I imagine many are familiar with The Poetry Archive; Sir Andrew Motion and Richard Carrington were able to engineer this excellent resource for poetry, and it remains part of Sir Andrew’s lasting legacy as Poet Laureate.

A quick search on the Poetry Archive shows that contemporary poets such as Hannah Lowe and Jack Underwood can be found alongside poets from ‘The Canon’. The site is huge and covers poets from all parts of the globe. One could spend hours on the site; the audio recordings, in particular, are worth giving time to – hearing Tennyson from 1890 for instance is quite something.

Being on the Poetry Archive site must carry some cachet, though in fairness the site does say “It is important to emphasize that we do not consider poets who are already in the Archive to be better poets than any who are not there yet.”  Inclusion on the site is by way of recommendation to a panel that “is always looking for reasons to include people and never for reasons to exclude anyone.” However, finances are part of the sticking point in adding to the Archive, the cost of including a new poet being around £2,500 (studio hire, engineer, copyright etc).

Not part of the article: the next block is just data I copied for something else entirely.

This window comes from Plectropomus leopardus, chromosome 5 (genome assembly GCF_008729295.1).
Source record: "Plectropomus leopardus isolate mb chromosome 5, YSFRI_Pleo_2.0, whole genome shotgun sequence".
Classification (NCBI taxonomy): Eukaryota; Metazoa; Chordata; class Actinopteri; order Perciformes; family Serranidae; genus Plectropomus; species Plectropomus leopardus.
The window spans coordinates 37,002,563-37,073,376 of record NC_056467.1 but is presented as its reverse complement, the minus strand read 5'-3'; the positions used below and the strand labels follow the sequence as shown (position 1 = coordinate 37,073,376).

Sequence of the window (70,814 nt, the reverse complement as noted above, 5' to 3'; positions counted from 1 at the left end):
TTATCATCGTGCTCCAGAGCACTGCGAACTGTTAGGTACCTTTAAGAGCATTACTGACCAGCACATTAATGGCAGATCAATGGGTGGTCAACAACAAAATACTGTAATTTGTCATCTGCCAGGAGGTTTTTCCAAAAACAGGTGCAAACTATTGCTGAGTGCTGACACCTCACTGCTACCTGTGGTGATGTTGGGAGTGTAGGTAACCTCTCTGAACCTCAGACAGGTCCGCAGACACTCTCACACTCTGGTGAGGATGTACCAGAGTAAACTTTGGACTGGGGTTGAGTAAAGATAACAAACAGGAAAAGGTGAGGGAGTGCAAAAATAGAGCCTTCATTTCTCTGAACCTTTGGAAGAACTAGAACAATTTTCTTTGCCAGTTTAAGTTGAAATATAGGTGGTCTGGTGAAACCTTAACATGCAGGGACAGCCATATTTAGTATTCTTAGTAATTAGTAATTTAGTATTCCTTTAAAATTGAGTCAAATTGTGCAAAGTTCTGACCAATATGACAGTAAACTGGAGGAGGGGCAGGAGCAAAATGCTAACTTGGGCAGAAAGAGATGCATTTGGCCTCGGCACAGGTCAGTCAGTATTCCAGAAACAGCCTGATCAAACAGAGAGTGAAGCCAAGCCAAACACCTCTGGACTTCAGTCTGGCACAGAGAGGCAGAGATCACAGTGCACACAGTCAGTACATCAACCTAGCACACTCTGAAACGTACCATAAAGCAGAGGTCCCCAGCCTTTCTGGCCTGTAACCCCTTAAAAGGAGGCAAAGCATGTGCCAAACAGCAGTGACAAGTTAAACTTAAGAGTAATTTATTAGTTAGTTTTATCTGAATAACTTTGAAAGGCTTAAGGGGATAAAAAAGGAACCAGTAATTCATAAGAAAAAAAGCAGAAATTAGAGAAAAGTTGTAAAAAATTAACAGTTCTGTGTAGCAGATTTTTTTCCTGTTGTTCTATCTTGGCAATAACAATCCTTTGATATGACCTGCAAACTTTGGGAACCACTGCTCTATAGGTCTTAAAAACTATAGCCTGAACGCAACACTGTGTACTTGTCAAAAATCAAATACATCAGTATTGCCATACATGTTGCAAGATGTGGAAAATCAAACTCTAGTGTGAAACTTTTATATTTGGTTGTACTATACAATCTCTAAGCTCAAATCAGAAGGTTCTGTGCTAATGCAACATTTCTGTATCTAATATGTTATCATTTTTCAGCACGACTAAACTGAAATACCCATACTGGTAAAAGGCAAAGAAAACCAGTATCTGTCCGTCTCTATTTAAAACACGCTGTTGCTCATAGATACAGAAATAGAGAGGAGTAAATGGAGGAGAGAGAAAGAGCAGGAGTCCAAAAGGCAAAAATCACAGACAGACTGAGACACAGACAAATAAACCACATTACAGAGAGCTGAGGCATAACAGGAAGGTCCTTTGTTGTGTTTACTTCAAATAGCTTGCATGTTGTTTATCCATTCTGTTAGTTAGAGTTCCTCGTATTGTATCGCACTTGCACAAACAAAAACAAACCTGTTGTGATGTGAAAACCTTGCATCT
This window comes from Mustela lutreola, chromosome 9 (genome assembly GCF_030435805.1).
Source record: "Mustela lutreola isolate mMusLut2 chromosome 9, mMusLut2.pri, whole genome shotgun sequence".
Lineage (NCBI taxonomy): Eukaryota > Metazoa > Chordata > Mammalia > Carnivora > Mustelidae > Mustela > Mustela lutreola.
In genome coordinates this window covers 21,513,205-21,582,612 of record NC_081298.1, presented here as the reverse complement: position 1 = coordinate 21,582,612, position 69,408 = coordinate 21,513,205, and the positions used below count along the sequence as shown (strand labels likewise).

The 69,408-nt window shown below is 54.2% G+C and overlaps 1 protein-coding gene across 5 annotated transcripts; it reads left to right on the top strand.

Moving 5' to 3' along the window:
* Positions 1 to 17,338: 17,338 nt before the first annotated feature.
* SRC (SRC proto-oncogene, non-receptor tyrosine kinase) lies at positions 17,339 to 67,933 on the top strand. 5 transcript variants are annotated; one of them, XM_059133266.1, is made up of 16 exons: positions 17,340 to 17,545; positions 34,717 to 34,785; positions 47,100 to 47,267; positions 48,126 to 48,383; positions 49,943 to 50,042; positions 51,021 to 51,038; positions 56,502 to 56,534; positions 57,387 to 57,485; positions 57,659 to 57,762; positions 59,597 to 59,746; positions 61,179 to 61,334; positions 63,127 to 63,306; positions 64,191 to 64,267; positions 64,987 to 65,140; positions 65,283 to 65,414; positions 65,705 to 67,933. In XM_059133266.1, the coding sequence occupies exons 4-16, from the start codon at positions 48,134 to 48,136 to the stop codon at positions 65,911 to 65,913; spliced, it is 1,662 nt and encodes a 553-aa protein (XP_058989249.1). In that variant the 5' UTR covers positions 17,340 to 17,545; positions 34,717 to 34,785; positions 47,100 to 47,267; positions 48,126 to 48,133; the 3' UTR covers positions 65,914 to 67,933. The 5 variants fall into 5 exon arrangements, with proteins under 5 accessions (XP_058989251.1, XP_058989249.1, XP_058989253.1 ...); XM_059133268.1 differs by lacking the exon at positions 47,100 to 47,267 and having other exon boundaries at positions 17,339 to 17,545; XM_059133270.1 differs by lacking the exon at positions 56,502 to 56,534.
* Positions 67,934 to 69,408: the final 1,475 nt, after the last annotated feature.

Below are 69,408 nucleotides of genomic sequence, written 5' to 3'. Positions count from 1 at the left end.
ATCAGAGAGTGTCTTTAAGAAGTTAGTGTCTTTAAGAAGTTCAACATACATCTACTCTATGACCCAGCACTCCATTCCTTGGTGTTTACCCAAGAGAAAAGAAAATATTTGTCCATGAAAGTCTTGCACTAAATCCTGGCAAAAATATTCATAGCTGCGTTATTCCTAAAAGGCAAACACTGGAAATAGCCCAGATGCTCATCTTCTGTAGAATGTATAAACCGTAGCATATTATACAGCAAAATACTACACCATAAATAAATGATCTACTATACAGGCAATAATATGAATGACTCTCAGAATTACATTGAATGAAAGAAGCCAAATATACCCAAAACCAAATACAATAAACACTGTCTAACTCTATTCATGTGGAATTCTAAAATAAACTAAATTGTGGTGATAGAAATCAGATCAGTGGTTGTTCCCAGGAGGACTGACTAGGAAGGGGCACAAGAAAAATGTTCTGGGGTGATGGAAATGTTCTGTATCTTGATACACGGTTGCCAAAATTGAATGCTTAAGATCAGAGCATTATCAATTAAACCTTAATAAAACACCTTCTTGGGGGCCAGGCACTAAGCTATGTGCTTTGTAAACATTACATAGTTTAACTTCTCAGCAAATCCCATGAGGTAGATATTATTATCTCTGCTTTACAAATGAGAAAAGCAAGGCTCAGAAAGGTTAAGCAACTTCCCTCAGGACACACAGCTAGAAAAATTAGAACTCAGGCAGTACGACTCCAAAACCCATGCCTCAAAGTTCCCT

An alternative route to hearing poetry being read aloud online exists with Poetic Voices – a home to poets –

 “of all ages and backgrounds to share their work on a simple, easy-to-use, accessible platform. Not only is it a useful tool for artists, it also serves as an online library of sorts, in which you can explore and discover poets, get inspired, or simply to get lost in the art of poetry.”

This is an excellent resource for finding poets who may be less-well known than some on the Archive, but whose work ranks alongside them (in my view). I was alerted to the project when I read at Enfield Poets and I have subsequently been able to contribute three poems to the site.